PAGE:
Thunderstorms, New Friendships, & Inner Struggles.

Hawk Mountain Shelter

My sister has flown back to NJ (missing her a ton) and the adventure continues…

You will read a lot about the roller coaster ride of emotions that thru-hikers experience and let me assure you, they are real! I keep finding myself thinking, “This is incredible and I wish Jade and Dan were here to experience this with me.” Of course, I also find myself thinking, “fuck this shit, I’m fucking done. I will stay a section hiker and I miss my family” The roller coaster ride of emotions is alive and well within me. The highs are extremely high and the lows are bottom-of-the-barrel low. These insane emotions we all experience have a lot to do with the weather conditions, the terrain, and how much food/water we are taking in. For me personally, eating is a battle right now. I also know that soon this will change dramatically and I will want to eat entire buffets but right now it’s quite the opposite! My husband can attest to the fact that I turn into a beast when I don’t eat enough and these days I find myself forcing down food because I know my body needs the calories and if I don’t eat them, my body will not make it up the next steep incline. Right now, my Go Macro bars are what I have been living on (and carrying all this extra food weight, and not wanting to eat it, sucks). I just can’t stomach anything else at the moment. This has since changed but at this time was not wanting food.

Georgia, oh Georgia. I am no stranger to these mountains and during my last encounter with them, I was literally throwing myself down a mud covered mountain in a crazy thunderstorm with my husband. I am a glutton for punishment and thrill seeking I guess, haha! Listen, I am no couch potato. I am by no means an “athlete.” I am somewhere in-between. No matter what your level of fitness, the elevation changes and steep inclines in Georgia will swallow you up and shit you out. I promise you that. I also promise that if you just keep going you will and can conquer it.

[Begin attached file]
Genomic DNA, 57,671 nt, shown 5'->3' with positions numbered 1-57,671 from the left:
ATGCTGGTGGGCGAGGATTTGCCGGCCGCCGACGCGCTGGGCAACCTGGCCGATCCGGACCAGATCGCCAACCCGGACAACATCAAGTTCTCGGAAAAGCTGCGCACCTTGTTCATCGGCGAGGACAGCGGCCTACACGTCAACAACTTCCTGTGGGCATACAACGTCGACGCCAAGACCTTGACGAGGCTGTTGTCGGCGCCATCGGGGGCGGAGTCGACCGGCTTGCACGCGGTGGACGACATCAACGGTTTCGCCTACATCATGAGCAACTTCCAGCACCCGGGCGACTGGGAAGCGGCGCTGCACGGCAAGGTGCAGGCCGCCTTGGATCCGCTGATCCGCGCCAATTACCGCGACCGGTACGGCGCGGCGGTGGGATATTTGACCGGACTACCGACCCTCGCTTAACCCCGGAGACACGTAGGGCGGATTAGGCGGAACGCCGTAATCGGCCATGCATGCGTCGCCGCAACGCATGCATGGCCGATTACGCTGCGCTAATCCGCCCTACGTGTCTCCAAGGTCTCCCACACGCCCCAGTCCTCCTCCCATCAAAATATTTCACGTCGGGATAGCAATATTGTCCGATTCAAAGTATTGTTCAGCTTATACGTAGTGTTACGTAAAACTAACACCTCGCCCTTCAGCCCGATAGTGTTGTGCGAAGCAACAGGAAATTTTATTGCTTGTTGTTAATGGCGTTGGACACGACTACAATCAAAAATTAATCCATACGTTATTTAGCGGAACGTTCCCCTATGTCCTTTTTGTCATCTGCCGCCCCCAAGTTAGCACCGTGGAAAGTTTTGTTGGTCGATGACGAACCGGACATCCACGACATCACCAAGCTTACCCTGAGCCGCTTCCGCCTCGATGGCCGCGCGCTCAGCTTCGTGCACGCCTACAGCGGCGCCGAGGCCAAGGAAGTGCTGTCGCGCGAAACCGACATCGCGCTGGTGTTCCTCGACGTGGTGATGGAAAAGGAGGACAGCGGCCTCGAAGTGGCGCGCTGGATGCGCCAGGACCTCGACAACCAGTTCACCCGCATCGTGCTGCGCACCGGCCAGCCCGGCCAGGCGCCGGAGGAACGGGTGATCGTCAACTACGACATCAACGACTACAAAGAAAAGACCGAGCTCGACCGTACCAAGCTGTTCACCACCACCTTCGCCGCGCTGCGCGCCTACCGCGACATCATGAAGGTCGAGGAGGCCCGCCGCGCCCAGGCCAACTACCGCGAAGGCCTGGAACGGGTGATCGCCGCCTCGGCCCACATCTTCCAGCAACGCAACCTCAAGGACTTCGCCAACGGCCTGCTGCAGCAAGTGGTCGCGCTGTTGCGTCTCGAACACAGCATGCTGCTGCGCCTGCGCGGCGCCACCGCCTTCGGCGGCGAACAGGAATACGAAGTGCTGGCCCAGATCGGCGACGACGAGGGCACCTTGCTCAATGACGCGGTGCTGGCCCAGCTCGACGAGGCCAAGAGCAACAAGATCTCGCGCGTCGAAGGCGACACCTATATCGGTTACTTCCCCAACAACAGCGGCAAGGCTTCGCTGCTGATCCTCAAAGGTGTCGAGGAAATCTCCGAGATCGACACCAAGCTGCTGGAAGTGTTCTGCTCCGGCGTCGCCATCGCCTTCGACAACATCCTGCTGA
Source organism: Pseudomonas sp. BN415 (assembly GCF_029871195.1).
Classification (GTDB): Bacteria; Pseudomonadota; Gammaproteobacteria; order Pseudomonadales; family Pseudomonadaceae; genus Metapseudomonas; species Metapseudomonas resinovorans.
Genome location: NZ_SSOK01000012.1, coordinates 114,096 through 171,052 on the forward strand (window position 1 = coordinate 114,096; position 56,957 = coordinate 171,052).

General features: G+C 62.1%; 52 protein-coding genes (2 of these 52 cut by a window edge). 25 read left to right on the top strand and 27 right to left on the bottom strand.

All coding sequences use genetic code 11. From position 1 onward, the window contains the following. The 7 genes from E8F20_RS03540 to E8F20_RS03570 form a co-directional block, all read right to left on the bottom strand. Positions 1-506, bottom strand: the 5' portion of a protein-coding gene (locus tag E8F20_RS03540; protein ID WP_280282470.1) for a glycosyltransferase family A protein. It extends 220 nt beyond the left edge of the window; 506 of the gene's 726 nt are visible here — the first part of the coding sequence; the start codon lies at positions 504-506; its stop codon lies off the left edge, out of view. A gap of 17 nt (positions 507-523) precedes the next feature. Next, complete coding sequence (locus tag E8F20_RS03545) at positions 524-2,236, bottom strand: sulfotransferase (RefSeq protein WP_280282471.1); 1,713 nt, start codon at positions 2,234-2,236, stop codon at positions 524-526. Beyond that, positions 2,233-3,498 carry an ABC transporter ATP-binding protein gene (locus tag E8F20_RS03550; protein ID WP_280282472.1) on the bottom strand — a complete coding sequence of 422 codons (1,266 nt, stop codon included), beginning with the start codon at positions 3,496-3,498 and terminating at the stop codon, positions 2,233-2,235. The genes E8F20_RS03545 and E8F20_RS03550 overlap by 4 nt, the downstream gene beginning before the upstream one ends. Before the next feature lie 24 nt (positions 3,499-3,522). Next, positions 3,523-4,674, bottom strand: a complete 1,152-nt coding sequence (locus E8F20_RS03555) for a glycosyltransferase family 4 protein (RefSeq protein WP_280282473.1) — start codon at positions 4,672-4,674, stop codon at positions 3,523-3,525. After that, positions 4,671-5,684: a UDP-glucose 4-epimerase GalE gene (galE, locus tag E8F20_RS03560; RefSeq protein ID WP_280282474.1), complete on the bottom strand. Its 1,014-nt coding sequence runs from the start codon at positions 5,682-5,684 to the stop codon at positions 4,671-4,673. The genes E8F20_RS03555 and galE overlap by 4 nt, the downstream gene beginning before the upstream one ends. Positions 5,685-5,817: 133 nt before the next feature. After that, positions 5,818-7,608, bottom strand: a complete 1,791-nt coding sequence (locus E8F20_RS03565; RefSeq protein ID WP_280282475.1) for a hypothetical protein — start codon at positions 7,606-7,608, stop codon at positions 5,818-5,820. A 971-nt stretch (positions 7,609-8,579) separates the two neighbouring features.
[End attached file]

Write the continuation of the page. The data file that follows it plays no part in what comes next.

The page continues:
Hiking from Springer to Hawk Mountain Shelter was not too bad. The majority of the trail is fairly easy terrain with slight and gradual incline changes. Spirits were high today and the excitement of this adventure is still fresh while adrenaline is pumping through my system. I also picked up my new hiking partner the day before and was enjoying her company, especially as we chatted about our shared love of “tiny homes.” After getting aquatinted and having a great first day out together, we set up camp, and got some well needed rest.


I am not a fan of thunderstorms while hiking and we awoke to a nasty one. I was thankful that I woke up around 7am and had all my gear packed up before mother nature decided to open the sky up. I quickly hauled ass into the shelter to take cover from the thunder and lighting bolts. Anyone still at camp crammed into the shelter and waited out the worst of the storm. I do very much enjoy watching them from inside the safe shelter. By 9am a few of us decided to head out and on we went.

The following day Sassafras Mountain decided to give me and my bad knees a proper welcome on a rainy day. Fuck you Sassafras Mountain, fuck you! As far as I am concerned I conquered you. My weird mood was interrupted by “G.I. Joe.” He took me by surprise and quickly asked, “Hey! Are you thru-hiking?” I forced a smile and replied, “yes.” I must have looked like a drowned rat and absolutely miserable because he gave me a quick pep talk. He said, “Stick with it you are doing amazing! Your trail legs will come somewhere in Virginia.” I smiled and he kept moving quickly up the mountain and was gone. Although he meant well, I now really felt like shit and was questioning myself even more as the rain came down, “What the fuck are you doing out here, Jess? They will come in Virginia! Was that some sick joke?” Once I got to the top and rejoined my partner who was also shocked to be struggling this much (I was already struggling with keeping at her pace – she was not struggling as much), we snapped each other out of it and continued on. I quickly reminded myself that this is truly an adventure of a lifetime and the lows are only temporary. If you think you can, you will. If you think you can’t, you won’t. A little rain and some inclines aren’t going to piss on my day! I am an extremely positive person and tend to keep any negative thoughts to myself. It is nice venting my inner battles here and putting them into perspective.